The insurance industry has faced an uphill battle in trying to shed young people’s perception of it as ‘dull’. But efforts are beginning to pay off

The days of falling into a job in insurance broking are a thing of the past. These days, graduates are far more likely to choose a career in the sector.

While tainted by the financial crisis of 2008, the insurance industry has worked hard to differentiate itself from the banking sector. This is particularly important in graduate recruitment where perceptions of banking have become more negative. 

But there is still some way to go. 

In 2012, research by the CII gauged student attitudes towards insurance as a career. 

It found that perceptions that insurance is “dull” remain an issue. Only 1% of students surveyed were interested in working in the sector.

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The government and industry have since worked together to raise the profile of the insurance industry. 

In December last year the government launched the UK Insurance Growth Action Plan, with skills and diversity identified as one of the top five areas where action is needed to strengthen the sector’s contribution to the UK economy. 

As part of this, the industry committed to doubling the number of technical apprentices over the next five years. 

The big three insurance brokers – Marsh, Willis and Aon – have been heavily involved in meeting this aim, and earlier this year the Brokerbility Academy was launched by the Brokerbility network. As part of a 15-18 month apprenticeship, students will get a professional qualification from the CII.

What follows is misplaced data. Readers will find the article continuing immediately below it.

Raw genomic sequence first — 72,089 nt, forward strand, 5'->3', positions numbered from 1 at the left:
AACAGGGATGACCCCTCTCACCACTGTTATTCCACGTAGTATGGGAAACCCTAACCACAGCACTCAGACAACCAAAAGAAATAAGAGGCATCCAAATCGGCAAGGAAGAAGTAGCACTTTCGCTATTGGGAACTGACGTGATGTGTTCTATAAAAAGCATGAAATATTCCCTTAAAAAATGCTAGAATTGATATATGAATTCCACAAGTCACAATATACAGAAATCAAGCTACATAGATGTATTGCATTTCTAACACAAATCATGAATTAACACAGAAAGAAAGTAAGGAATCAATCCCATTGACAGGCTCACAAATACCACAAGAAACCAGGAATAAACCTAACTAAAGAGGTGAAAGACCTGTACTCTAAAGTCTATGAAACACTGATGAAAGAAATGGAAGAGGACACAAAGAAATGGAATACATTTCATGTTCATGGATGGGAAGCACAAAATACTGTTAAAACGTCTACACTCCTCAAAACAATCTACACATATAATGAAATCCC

Some of this effort is paying off. The gap in technical skills in broking has fallen by 19% to 59%, the CII says. And broking is becoming a popular choice for young graduates.

Some 28% of those polled on the CII’s Discover Risk website said they would opt for a career as an intermediary. This was on a par with underwriting (28%), followed by actuarial and risk management (22%), claims and loss adjusting  (16%) and reinsurance (6%) (see chart, below).

With 7.3% of UK graduates unemployed as of January 2014, now is a good time to attract talent, Insurance Brokers’ Standards Council chairman Paul Anscombe says. 

“It’s tougher for graduates to find careers,” he adds. “Whereas insurance broking may have been neglected in the past, market forces have changed that. The quality of people who want to develop a career in insurance is improving.”

The Knowledge - with Zurich